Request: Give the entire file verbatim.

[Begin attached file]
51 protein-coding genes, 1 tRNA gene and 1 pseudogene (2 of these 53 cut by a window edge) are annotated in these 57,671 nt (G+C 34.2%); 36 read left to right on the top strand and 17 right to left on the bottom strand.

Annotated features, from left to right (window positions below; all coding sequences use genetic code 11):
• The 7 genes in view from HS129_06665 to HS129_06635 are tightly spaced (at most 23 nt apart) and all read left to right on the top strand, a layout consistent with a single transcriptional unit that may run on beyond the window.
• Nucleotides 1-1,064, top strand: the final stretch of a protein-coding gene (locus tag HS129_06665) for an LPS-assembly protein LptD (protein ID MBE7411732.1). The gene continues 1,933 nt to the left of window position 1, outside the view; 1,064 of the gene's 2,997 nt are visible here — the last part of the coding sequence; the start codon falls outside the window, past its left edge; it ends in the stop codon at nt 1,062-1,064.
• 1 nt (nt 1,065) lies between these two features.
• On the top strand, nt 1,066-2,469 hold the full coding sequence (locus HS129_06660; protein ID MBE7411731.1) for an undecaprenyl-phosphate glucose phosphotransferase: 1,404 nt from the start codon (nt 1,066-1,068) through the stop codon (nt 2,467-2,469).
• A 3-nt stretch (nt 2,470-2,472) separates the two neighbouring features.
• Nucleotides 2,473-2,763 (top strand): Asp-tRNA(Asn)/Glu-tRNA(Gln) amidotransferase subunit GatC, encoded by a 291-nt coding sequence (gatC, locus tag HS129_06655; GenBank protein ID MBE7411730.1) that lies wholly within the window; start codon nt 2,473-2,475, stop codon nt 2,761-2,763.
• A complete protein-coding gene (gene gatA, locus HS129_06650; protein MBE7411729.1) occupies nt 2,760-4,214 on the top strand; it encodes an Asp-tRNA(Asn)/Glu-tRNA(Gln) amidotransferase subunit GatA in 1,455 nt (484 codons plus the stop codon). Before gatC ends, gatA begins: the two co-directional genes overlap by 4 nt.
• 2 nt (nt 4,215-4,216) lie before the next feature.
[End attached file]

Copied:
51 protein-coding genes, 1 tRNA gene and 1 pseudogene (2 of these 53 cut by a window edge) are annotated in these 57,671 nt (G+C 34.2%); 36 read left to right on the top strand and 17 right to left on the bottom strand.

Annotated features, from left to right (window positions below; all coding sequences use genetic code 11):
• The 7 genes in view from HS129_06665 to HS129_06635 are tightly spaced (at most 23 nt apart) and all read left to right on the top strand, a layout consistent with a single transcriptional unit that may run on beyond the window.
• Nucleotides 1-1,064, top strand: the final stretch of a protein-coding gene (locus tag HS129_06665) for an LPS-assembly protein LptD (protein ID MBE7411732.1). The gene continues 1,933 nt to the left of window position 1, outside the view; 1,064 of the gene's 2,997 nt are visible here — the last part of the coding sequence; the start codon falls outside the window, past its left edge; it ends in the stop codon at nt 1,062-1,064.
• 1 nt (nt 1,065) lies between these two features.
• On the top strand, nt 1,066-2,469 hold the full coding sequence (locus HS129_06660; protein ID MBE7411731.1) for an undecaprenyl-phosphate glucose phosphotransferase: 1,404 nt from the start codon (nt 1,066-1,068) through the stop codon (nt 2,467-2,469).
• A 3-nt stretch (nt 2,470-2,472) separates the two neighbouring features.
• Nucleotides 2,473-2,763 (top strand): Asp-tRNA(Asn)/Glu-tRNA(Gln) amidotransferase subunit GatC, encoded by a 291-nt coding sequence (gatC, locus tag HS129_06655; GenBank protein ID MBE7411730.1) that lies wholly within the window; start codon nt 2,473-2,475, stop codon nt 2,761-2,763.
• A complete protein-coding gene (gene gatA, locus HS129_06650; protein MBE7411729.1) occupies nt 2,760-4,214 on the top strand; it encodes an Asp-tRNA(Asn)/Glu-tRNA(Gln) amidotransferase subunit GatA in 1,455 nt (484 codons plus the stop codon). Before gatC ends, gatA begins: the two co-directional genes overlap by 4 nt.
• 2 nt (nt 4,215-4,216) lie before the next feature.